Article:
1. The accuser felt some personal wrong in their lives and in many cases the wrongdoer was readily identified, but not accused. The accusers, in general seeing Salem Town as their "oppressors" would project that personal wrong onto an analogous member of Salem Town. A classic example would be a person living in Salem Village who was written out of their father's will under the influence of their stepmother. Instead of confronting their stepmother, they claimed to be bewitched by some older woman in Salem Town who had likewise married into wealth. Whether this behavior was conscious or subconscious was not ascertained, though their was patterns of evidence to back up this hypothesis.

  2. The accused witches were all "threats to the social order." That is, their social position at the time of accusation was different from that where they started or where society would traditionally have them. Those that were rich had married into money or had come across it luckily. Those that were poor were fallen, not born poor. There were women who had married socially beneath them that were accused and one extremely "lucky" man who in reality was amazingly shrewd and rose to the ranks of one of the richest men in Salem Town through smart business dealings. In this day and age, we are used to the notion that we bring about our own destiny. But that wasn't always so, and the average colonial American died in the same place in the social hierarchy in which he was born. America, evidently, had not yet whetted its appetite for capitalism.

Overall, I walked away with a couple impressions about the book. One, I wished it had contained more explanation about the the witch trials and the events leading up to it using a broader brush stroke. I knew the basic story and there is a time line in the front. And towards the end, they outlined a few of the cases I alluded to above. But perhaps one chapter where it gave a typical text book description of the accusations and the trials before delving into the analysis would have helped tremendously. I actually found myself going to Wikipedia on occasion to revisit the outline and reconstruct a fluid story into which all the facts and figures could fit.

Second, it was actually a little dry. I am happy I read this book or I never would have thought of the witch trials in terms of socio-economic upheaval and village factionalism. I am happy for the knowledge I gained, I just didn't always enjoy getting there. I love data as much as the next geek, but I can only stand to look at so many tax tables cross-referenced with town petitions before even my eyes begin to cross.

I have really been getting into American history lately. Perhaps it has been this past year of living in the oldest part of the country, where history is all around me and so accessible. What parts of American history, big or small, most interest you?


Anonymous said...

I like non-fiction - history and biographies and if I read fiction it's often historical novels. One of the books I'm reading now is titled: A Fate Worse Than Death - Indian Captivities in the West 1830-1885 by Gregory and Susan Michno. The accounts leave one wondering how these people survived to tell them.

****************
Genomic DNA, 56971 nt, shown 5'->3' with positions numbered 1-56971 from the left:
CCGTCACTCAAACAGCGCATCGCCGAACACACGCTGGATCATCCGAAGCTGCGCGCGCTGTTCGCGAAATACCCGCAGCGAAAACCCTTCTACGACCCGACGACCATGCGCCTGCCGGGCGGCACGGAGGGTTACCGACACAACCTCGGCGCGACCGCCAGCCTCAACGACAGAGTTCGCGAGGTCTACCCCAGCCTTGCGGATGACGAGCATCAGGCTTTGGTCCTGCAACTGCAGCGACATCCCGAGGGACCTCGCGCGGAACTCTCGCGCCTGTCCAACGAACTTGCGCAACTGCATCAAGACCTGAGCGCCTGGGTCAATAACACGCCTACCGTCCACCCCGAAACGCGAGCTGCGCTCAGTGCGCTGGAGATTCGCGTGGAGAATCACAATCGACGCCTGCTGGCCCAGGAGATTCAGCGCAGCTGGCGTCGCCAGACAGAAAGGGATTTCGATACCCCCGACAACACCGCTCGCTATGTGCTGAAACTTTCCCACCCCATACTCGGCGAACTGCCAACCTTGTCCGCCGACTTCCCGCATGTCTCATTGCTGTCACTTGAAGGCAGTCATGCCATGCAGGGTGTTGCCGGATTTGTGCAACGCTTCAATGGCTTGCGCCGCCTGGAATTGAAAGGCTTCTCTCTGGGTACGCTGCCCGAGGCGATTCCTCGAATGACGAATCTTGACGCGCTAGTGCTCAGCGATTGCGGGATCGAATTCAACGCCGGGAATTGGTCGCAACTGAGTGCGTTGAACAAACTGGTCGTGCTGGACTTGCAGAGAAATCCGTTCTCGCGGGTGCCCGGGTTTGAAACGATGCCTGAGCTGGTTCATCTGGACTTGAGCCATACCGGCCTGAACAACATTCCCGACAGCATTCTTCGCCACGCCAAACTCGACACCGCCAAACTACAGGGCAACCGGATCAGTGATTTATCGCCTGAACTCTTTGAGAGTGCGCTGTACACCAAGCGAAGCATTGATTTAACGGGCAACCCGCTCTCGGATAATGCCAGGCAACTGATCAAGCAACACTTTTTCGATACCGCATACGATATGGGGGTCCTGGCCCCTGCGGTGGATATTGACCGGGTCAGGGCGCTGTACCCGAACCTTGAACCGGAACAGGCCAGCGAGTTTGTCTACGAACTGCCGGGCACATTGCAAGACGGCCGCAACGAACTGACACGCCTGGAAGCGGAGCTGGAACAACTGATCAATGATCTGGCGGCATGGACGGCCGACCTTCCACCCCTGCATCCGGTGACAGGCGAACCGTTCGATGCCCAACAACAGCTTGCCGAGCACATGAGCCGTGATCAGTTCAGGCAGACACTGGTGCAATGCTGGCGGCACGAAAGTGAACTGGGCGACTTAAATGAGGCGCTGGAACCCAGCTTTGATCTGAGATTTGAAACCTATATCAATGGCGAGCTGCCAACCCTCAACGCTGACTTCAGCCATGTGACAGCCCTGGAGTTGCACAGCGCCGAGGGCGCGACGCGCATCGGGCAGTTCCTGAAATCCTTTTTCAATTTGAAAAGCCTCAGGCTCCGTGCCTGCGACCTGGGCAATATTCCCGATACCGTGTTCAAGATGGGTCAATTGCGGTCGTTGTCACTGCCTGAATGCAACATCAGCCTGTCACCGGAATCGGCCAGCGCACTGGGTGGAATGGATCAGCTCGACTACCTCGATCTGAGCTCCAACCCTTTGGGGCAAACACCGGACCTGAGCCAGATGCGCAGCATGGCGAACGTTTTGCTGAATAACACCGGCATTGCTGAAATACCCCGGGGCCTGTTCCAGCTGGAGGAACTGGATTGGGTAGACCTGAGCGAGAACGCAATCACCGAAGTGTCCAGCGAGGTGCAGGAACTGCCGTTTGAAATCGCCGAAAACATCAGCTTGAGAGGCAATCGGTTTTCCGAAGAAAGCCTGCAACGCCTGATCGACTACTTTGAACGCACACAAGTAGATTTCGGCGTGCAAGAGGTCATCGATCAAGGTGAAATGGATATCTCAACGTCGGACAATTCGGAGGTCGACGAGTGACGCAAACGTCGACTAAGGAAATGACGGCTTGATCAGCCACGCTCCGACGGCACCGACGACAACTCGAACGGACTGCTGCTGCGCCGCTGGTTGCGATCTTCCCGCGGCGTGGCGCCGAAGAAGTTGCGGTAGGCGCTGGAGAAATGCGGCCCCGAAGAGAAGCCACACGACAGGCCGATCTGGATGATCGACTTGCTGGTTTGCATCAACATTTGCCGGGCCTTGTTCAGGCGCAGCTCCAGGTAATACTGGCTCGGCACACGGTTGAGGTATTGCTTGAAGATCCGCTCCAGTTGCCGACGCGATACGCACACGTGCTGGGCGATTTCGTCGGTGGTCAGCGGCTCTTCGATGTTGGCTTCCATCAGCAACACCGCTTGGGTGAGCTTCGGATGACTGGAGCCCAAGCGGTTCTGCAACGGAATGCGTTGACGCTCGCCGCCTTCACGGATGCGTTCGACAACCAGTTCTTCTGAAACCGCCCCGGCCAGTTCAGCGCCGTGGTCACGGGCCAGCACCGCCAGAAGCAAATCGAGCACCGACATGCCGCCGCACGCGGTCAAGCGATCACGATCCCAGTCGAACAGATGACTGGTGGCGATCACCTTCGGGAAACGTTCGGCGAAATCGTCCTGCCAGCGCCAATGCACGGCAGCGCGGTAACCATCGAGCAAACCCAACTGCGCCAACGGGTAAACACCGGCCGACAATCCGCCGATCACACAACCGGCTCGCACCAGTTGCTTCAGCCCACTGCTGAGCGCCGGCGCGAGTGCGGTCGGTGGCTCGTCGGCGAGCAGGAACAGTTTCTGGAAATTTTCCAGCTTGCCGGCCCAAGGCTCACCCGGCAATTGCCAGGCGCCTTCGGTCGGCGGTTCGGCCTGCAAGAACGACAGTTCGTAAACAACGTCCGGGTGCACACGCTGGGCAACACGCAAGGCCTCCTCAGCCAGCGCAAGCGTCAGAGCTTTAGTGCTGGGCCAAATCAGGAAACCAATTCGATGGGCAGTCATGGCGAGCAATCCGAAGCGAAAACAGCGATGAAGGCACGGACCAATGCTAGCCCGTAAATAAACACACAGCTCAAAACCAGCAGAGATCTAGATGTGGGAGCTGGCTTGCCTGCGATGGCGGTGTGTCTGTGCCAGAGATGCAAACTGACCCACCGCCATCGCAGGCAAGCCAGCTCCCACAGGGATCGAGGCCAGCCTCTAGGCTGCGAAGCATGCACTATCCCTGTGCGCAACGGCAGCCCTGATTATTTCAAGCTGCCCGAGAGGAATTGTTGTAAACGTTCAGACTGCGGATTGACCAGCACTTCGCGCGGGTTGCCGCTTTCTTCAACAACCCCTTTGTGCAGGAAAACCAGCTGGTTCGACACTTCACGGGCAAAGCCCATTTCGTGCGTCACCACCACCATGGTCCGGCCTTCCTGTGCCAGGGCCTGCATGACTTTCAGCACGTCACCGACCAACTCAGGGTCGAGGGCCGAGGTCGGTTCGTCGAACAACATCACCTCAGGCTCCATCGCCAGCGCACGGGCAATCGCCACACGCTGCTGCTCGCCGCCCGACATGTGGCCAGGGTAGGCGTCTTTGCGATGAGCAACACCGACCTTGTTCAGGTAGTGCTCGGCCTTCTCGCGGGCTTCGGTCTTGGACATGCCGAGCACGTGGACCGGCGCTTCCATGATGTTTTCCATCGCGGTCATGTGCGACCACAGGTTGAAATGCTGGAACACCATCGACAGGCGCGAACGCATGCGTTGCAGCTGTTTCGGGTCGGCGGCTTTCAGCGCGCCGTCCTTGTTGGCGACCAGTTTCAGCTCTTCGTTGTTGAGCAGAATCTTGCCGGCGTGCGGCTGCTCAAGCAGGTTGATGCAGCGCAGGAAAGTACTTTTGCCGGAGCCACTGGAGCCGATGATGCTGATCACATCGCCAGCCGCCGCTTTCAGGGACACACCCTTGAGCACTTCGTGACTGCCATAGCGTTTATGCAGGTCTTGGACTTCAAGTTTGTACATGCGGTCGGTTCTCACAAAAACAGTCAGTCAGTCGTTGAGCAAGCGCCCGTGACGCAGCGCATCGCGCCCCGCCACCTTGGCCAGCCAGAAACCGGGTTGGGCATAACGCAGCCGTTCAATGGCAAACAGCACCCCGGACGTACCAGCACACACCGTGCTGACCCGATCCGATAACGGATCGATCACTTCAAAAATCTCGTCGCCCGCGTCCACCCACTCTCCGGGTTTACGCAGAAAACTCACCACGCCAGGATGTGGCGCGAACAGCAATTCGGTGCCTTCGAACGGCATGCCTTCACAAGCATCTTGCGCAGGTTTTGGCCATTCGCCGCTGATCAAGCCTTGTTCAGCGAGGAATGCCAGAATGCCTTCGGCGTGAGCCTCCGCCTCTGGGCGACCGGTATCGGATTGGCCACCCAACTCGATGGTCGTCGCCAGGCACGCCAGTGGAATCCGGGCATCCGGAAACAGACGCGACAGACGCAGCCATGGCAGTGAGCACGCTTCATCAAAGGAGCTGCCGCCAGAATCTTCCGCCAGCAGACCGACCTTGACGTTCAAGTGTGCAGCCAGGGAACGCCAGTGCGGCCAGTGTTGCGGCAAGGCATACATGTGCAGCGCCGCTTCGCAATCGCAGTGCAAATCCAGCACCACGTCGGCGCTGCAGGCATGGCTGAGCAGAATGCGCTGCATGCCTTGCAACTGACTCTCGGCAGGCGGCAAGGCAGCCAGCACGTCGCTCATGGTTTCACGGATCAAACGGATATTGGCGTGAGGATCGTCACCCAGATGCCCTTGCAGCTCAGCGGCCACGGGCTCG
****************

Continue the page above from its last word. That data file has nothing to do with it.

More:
gabrielle said...

Reminds me of the cruelties of Junior High but higher stakes. Socrates. Sacco Vanzetti. McCarthy. Guantanamo. Malleus Malicicarum as a primary source is fascinating.

Sarah Vowell calls herself an amateur historian, but is an avid researcher, and really makes these stories come alive. It’s a real treat to listen to her on books on tape in her conversational ironic tone.
The Northwest is so rich in history, tradition and lore!

Jeni said...

Although I love history -particularly American history, the majority of the books I read or will read tend to be fictional accounts. I also tend to prefer history pertaining to any of the wars even though I tend to learn very much on the anti-war side. Why? I have no clue! Guess that's just one of my little quirks, ya know. (I took three American History classes in college and loved, absolutely loved, reading the textbooks in each class!)

Dianne said...

what strikes me as I read this is how the America of 2009 bears a striking and unsettling resemblance to the Salem of 1680

Beth said...

I have been into the Salem witch trials my entire life. And I mean ENTIRE. I don't know if it's because I was born on Halloween or not. I visited Salem and it's like they bulldozed everything that could have been a record of their "real" past. It's all recreation now, but they don't tell you that on the tours.

Oh, and my add-on to all blogs:

Hey, did you have become an e-mail subscriber to wwww.thriftybif.com? It would really be a great thing.

Natalie said...

Sounds fascinating, and very disturbing. I recently bought Mayflower. It got NYT notable book and I have always wanted to know more it.

Yeah, there were some similarities to my own experience too. And Assassination Vacation is next on my reading list!

That's funny. I usually don't like military history, though I really got in to Fiasco. But I like books about the lead up and consequences of war.

I was struck too. You are astute. One thing I liked about the Salem Museum was that they weren't afraid to liken the witch trials to other witch hunts in American history such as McCarthyism and improper detainment of prisoners in the war on terror.

Have you read this? If not, you should. Yeah, I was really disappointed in Salem. But in all fairness, it seems the actual history was made all over Massachusetts. But overall the place was a tourist trap. I'd recommend to anyone to pick up a book instead if you are undecided about visiting. And I signed up for your email alerts. ;)

dr sardonicus said...

I read all sorts of American history - it's always been one of my favorite subjects, and sometimes I think that studying and teaching history is what I should have done with my life. As you mentioned Howard Zinn's People's History Of The United States on my blog, you are certainly aware that much of our history has been glossed over by mainstream historians, if not ignored altogether. Over the last several years I have become fascinated with the Civil War and Reconstruction era, as I'm still trying to understand this crazy part of the world in which I've wound up in.